Barbadians from all walks of life paid their respect to the late former Prime Minister Owen Arthur as his body lay in state in the well of the House of Assembly on Wednesday.
Even though the viewing was opened to the public from 10 a.m. to 4 p.m., scores gathered at the gates of the Parliament Buildings well before the start time, braving overcast skies and intermittent showers as they waited patiently to be able to file past the closed casket draped in the Broken Trident and sign the condolence books.
Before heading to Arthur’s hometown of Benn Hill, St Peter, to open the privately owned Mount Pleasant Memorial Gardens cemetery where the late Prime Minister will be the first to be laid to rest on Friday,
Prime Minister Mia Mottley, fellow Cabinet ministers and parliamentarians, viewed the funeral bier and briefly met with Arthur’s wife Julie and daughters Leah and Sabrina.
An honour guard of Barbados Coast Guard officers stood sentry around the casket, their bowed heads wearing masks in silent vigil through the day.
Some members of the public shared with Barbados TODAY why they wanted to be a part of the historic occasion.
Cytomia Worrell said though the occasion is a sad one, she is satisfied that she was present. Worrell, a member of the governing Labour Party for the last 44 years, said while she has many memories with Arthur, she recalled various conversations on a number of topics and entailed fun and light banter.
“I would say he was what you would say is a normal person. People might see it from a different perspective from time to time, but you know, we all have our ups and our downs,” Worrell said.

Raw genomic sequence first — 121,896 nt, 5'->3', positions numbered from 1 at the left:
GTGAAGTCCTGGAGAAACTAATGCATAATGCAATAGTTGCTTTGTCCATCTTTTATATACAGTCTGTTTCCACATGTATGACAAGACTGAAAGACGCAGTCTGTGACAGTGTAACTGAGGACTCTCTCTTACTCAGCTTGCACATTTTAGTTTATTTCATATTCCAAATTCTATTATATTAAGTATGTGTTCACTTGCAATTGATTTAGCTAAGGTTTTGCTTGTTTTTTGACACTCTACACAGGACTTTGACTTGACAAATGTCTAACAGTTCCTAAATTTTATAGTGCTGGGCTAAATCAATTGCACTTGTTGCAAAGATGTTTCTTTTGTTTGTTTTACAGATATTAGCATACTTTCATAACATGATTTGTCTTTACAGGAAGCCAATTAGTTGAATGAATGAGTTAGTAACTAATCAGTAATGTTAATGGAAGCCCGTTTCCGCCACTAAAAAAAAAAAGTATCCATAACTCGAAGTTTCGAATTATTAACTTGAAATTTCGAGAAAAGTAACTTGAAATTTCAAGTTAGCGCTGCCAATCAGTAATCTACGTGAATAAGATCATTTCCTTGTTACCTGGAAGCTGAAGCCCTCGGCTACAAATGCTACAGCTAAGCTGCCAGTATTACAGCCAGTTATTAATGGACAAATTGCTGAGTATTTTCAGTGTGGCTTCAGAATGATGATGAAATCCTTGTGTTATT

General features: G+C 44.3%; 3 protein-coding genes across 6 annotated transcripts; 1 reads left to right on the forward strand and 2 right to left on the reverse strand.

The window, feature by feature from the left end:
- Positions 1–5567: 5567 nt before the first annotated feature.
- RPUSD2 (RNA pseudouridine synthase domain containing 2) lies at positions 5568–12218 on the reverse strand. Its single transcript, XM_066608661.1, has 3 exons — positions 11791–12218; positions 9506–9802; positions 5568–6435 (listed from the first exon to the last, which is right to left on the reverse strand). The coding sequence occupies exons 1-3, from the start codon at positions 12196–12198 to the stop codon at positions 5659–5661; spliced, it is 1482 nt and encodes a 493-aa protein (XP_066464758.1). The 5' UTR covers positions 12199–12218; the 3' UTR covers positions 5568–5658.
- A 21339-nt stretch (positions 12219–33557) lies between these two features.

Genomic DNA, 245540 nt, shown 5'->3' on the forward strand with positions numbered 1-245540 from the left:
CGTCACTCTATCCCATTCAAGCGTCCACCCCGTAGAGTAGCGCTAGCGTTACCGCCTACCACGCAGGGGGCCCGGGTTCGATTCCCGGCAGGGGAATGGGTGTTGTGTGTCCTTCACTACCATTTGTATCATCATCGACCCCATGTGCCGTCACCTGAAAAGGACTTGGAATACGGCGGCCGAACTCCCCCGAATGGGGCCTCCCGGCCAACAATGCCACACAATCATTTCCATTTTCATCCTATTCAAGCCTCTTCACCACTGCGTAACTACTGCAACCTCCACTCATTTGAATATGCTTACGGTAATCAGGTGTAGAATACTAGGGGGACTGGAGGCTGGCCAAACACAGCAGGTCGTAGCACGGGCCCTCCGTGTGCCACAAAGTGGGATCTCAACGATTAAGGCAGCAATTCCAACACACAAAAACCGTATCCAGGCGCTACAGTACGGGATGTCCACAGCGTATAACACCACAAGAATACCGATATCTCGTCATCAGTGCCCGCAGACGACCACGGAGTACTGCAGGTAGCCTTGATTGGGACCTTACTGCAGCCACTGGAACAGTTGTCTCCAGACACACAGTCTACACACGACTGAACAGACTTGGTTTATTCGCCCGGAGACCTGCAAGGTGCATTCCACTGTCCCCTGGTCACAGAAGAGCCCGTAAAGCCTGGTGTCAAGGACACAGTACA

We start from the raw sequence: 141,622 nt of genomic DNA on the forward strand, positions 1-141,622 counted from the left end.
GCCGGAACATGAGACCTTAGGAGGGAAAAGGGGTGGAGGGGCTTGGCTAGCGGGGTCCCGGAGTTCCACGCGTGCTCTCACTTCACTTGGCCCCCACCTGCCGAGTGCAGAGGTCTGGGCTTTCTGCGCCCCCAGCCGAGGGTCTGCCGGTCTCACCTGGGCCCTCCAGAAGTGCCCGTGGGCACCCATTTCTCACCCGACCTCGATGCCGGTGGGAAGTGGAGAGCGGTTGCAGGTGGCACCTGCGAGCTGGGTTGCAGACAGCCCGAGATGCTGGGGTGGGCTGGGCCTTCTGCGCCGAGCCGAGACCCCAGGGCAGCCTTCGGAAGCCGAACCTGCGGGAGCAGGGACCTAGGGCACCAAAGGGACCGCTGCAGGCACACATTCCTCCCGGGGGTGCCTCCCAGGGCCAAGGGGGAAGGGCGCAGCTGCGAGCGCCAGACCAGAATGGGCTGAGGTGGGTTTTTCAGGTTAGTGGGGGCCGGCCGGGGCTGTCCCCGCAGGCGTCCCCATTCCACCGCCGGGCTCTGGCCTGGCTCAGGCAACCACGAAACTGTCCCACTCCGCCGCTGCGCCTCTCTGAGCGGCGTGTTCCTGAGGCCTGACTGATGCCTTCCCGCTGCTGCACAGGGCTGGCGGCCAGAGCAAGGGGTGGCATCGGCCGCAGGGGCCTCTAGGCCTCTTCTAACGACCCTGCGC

Rhonda Walcott declared that in her opinion, Arthur was one of the greatest prime ministers the Caribbean has had. She said while the atmosphere in the House of Assembly where Arthur’s casket lay has hit her hard, she knows that man must go at some point in time.
One man who gave his name as Stephen from Benn Hill said he met Arthur as a child growing up in their hometown.
“He was really respectful and everything. We played cards and dominoes together, sometimes I beat him and sometimes he beat me. All I could tell you is that he was a good guy,” Stephen said.
Wilma Trotman: “I am glad that I had the opportunity that I could come and view his body and give my sympathy to his wife and his two daughters.
“One good thing I could remember about him is a few years back at the November gathering at Ilaro Court when I was entering he was there talking and shaking a lady hand, so I go to pass around and he said, ‘excuse me young lady, come back here,’ just to shake my hand and I had felt proud about that.
From early in the morning, Aidan Mr Barbados Taylor was in line waving his national flag. Taylor noted that the solemn occasion was marked by overcast skies across the island.
“And it is also very solemn upstairs as you file past the body and also meeting with the family. But this is part of our journey in life. A man that is born of a woman is of a few days,” Taylor said.
For Maureen Gamble, even though she was unable to see Arthur’s face, she just wanted to be in his presence to thank him for running a successful economy and for a policy that helped her personally – the $1,300 reverse tax credit.
“I was very happy in his time, things were good for me and I want to thank him for the 1300. He gone down good,” said Gamble.
One man said he had to be there because Owen Arthur was the first prime minister to come to his Gemswick, St Philip community.
“Owen Arthur is the first Prime Minister that come to my community when he won the government. He was a down to earth man and he was a good prime minister,” the man said.
The state funeral for Arthur will take place on Friday, with the service set to be held at the St Peter’s Parish Church, beginning at 2 p.m. and will be followed by the burial at Mount Pleasant. ([email protected])